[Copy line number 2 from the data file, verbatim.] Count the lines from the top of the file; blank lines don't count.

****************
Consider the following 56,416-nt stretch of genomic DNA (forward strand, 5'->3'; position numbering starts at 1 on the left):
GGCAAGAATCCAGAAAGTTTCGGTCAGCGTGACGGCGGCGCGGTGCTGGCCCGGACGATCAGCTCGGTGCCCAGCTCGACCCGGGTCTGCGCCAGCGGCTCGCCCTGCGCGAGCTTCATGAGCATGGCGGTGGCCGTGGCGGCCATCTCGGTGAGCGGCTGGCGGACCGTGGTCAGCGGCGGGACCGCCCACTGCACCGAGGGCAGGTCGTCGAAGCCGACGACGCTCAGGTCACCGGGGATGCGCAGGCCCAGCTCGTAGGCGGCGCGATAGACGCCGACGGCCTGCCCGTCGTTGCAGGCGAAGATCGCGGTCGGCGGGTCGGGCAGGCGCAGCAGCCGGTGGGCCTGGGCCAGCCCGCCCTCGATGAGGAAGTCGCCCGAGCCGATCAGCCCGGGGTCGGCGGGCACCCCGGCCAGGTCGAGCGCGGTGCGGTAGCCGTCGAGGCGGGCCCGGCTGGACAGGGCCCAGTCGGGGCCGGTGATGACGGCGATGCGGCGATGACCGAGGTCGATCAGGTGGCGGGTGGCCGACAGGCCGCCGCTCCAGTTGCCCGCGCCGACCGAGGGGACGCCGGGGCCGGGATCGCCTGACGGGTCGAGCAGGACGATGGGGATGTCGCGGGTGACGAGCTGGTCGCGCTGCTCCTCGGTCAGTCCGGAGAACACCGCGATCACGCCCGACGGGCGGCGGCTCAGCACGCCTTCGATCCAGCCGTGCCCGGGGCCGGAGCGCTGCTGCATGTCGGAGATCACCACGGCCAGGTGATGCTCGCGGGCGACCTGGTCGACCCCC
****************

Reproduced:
GGCAAGAATCCAGAAAGTTTCGGTCAGCGTGACGGCGGCGCGGTGCTGGCCCGGACGATCAGCTCGGTGCCCAGCTCGACCCGGGTCTGCGCCAGCGGCTCGCCCTGCGCGAGCTTCATGAGCATGGCGGTGGCCGTGGCGGCCATCTCGGTGAGCGGCTGGCGGACCGTGGTCAGCGGCGGGACCGCCCACTGCACCGAGGGCAGGTCGTCGAAGCCGACGACGCTCAGGTCACCGGGGATGCGCAGGCCCAGCTCGTAGGCGGCGCGATAGACGCCGACGGCCTGCCCGTCGTTGCAGGCGAAGATCGCGGTCGGCGGGTCGGGCAGGCGCAGCAGCCGGTGGGCCTGGGCCAGCCCGCCCTCGATGAGGAAGTCGCCCGAGCCGATCAGCCCGGGGTCGGCGGGCACCCCGGCCAGGTCGAGCGCGGTGCGGTAGCCGTCGAGGCGGGCCCGGCTGGACAGGGCCCAGTCGGGGCCGGTGATGACGGCGATGCGGCGATGACCGAGGTCGATCAGGTGGCGGGTGGCCGACAGGCCGCCGCTCCAGTTGCCCGCGCCGACCGAGGGGACGCCGGGGCCGGGATCGCCTGACGGGTCGAGCAGGACGATGGGGATGTCGCGGGTGACGAGCTGGTCGCGCTGCTCCTCGGTCAGTCCGGAGAACACCGCGATCACGCCCGACGGGCGGCGGCTCAGCACGCCTTCGATCCAGCCGTGCCCGGGGCCGGAGCGCTGCTGCATGTCGGAGATCACCACGGCCAGGTGATGCTCGCGGGCGACCTGGTCGACCCCC